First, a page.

How did humble David Jones become David Bowie - an icon that transformed music forever?
This is the David Bowie story you don’t know.
Though he’s now considered a rock immortal, Bowie’s quest for fame had multiple false starts – what changed?
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Watch David Bowie: Finding Fame on BBC Select
Using previously unseen interviews with some of Bowie’s earliest associates, this documentary follows 5 years of Bowie’s early musical journey from the late 1960s to the hugely successful Ziggy Stardust era.
It’s easy to assume that David Bowie crash landed onto planet earth fully formed, emerging from his spaceship in the early 1970s in a cloud of smoke as the sequin-clad glam rock icon Ziggy Stardust, clutching the chord charts to an albums worth of avant garde space-pop classics. In fact, the road to success for the young David Jones was a long and varied one involving many experimental reinventions of musical styles and artforms along the way.
One of his first lucky breaks was while Bowie was still in his Davy Jones and The Lower Thirds phase. The group had managed to secure an BBC radio play audition which yielded one of the most famous rejection letters in music history, describing the band as “An inoffensive, pleasant nothing, backing a singer devoid of personality.” That might have spelt the beginning of the end for The Lower Thirds, but luckily Bowie was undeterred and ricocheted his way onto his next project.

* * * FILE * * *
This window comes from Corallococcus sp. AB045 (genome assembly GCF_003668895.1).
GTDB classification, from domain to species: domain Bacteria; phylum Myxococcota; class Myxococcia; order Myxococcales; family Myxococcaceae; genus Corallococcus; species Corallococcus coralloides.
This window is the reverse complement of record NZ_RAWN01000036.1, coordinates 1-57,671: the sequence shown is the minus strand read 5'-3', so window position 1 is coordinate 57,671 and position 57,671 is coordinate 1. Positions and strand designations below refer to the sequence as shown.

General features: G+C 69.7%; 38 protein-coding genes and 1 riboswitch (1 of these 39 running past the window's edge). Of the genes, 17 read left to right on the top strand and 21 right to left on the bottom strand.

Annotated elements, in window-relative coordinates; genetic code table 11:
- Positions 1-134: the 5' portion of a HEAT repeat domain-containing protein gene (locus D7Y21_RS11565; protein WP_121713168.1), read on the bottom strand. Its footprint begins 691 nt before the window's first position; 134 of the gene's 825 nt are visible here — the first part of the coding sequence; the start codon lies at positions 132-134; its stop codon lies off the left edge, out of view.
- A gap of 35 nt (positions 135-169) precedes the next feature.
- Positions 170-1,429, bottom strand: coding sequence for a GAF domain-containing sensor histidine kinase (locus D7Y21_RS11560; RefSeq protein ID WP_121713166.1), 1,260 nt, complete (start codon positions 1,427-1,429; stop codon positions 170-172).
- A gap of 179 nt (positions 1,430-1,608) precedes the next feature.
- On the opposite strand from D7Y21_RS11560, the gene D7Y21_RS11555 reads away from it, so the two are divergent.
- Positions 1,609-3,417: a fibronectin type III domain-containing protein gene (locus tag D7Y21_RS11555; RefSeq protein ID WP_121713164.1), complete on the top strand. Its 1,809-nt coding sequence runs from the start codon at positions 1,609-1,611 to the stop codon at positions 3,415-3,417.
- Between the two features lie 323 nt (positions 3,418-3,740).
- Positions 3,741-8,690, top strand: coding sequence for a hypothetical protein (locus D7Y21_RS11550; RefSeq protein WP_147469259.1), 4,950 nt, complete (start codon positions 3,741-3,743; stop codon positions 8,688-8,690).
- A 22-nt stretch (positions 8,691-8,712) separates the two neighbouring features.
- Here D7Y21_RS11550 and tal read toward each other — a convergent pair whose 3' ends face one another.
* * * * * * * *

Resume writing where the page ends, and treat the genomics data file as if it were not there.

Bowie’s refusal to be discouraged by the lack of success perhaps illustrates his fiercely independent spirit. As Bowie himself said, “I just had to accept that I was a person who had a very short attention span, I would move from one thing to another quite rapidly, and I got bored with the other”.
Watching Bowie struggle through all these early reinventions becomes all the more rewarding when he finally secures his first real hit single with “Space Oddity” in 1969. The long eluded success prompted David Bowie to build on his cosmic themes as a direct follow up to “Space Oddity” and finally David Jones from Brixton/Bromley is left sitting in his tin can while David Bowie unleashes Ziggy Stardust and The Spiders from Mars on an unsuspecting planet Earth.
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